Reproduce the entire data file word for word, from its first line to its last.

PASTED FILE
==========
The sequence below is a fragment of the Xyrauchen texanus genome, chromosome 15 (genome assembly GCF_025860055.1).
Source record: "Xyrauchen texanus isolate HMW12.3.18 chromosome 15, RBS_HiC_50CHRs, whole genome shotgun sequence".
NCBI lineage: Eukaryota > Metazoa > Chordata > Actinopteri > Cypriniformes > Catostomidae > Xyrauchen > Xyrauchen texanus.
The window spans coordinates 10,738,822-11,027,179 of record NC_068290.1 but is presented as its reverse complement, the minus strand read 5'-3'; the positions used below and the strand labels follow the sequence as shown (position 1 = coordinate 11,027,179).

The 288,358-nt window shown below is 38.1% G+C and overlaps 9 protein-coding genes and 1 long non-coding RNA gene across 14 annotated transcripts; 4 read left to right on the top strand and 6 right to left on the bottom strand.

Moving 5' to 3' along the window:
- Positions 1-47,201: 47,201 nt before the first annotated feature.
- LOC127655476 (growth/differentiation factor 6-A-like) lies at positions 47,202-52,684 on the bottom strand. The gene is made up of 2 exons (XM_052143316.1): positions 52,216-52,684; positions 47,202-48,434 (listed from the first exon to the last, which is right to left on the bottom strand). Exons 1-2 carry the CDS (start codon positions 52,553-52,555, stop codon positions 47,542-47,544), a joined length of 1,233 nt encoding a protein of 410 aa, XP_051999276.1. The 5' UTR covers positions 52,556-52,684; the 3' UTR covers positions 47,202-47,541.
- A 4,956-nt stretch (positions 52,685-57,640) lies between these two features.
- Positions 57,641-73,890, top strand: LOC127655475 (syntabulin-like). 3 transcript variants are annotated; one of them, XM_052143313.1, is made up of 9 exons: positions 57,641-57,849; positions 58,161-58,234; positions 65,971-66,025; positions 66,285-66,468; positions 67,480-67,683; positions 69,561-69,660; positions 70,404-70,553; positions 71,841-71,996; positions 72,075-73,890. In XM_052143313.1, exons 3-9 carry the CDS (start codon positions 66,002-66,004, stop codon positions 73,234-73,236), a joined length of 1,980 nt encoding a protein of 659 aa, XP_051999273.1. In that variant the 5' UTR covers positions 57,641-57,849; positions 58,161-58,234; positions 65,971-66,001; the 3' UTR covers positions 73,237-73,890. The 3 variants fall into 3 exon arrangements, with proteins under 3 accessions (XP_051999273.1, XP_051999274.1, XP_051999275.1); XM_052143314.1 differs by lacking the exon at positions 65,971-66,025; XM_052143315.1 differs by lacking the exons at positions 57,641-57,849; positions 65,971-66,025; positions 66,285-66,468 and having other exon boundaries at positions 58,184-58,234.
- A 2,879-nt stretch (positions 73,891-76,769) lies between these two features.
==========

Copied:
The sequence below is a fragment of the Xyrauchen texanus genome, chromosome 15 (genome assembly GCF_025860055.1).
Source record: "Xyrauchen texanus isolate HMW12.3.18 chromosome 15, RBS_HiC_50CHRs, whole genome shotgun sequence".
NCBI lineage: Eukaryota > Metazoa > Chordata > Actinopteri > Cypriniformes > Catostomidae > Xyrauchen > Xyrauchen texanus.
The window spans coordinates 10,738,822-11,027,179 of record NC_068290.1 but is presented as its reverse complement, the minus strand read 5'-3'; the positions used below and the strand labels follow the sequence as shown (position 1 = coordinate 11,027,179).

The 288,358-nt window shown below is 38.1% G+C and overlaps 9 protein-coding genes and 1 long non-coding RNA gene across 14 annotated transcripts; 4 read left to right on the top strand and 6 right to left on the bottom strand.

Moving 5' to 3' along the window:
- Positions 1-47,201: 47,201 nt before the first annotated feature.
- LOC127655476 (growth/differentiation factor 6-A-like) lies at positions 47,202-52,684 on the bottom strand. The gene is made up of 2 exons (XM_052143316.1): positions 52,216-52,684; positions 47,202-48,434 (listed from the first exon to the last, which is right to left on the bottom strand). Exons 1-2 carry the CDS (start codon positions 52,553-52,555, stop codon positions 47,542-47,544), a joined length of 1,233 nt encoding a protein of 410 aa, XP_051999276.1. The 5' UTR covers positions 52,556-52,684; the 3' UTR covers positions 47,202-47,541.
- A 4,956-nt stretch (positions 52,685-57,640) lies between these two features.
- Positions 57,641-73,890, top strand: LOC127655475 (syntabulin-like). 3 transcript variants are annotated; one of them, XM_052143313.1, is made up of 9 exons: positions 57,641-57,849; positions 58,161-58,234; positions 65,971-66,025; positions 66,285-66,468; positions 67,480-67,683; positions 69,561-69,660; positions 70,404-70,553; positions 71,841-71,996; positions 72,075-73,890. In XM_052143313.1, exons 3-9 carry the CDS (start codon positions 66,002-66,004, stop codon positions 73,234-73,236), a joined length of 1,980 nt encoding a protein of 659 aa, XP_051999273.1. In that variant the 5' UTR covers positions 57,641-57,849; positions 58,161-58,234; positions 65,971-66,001; the 3' UTR covers positions 73,237-73,890. The 3 variants fall into 3 exon arrangements, with proteins under 3 accessions (XP_051999273.1, XP_051999274.1, XP_051999275.1); XM_052143314.1 differs by lacking the exon at positions 65,971-66,025; XM_052143315.1 differs by lacking the exons at positions 57,641-57,849; positions 65,971-66,025; positions 66,285-66,468 and having other exon boundaries at positions 58,184-58,234.
- A 2,879-nt stretch (positions 73,891-76,769) lies between these two features.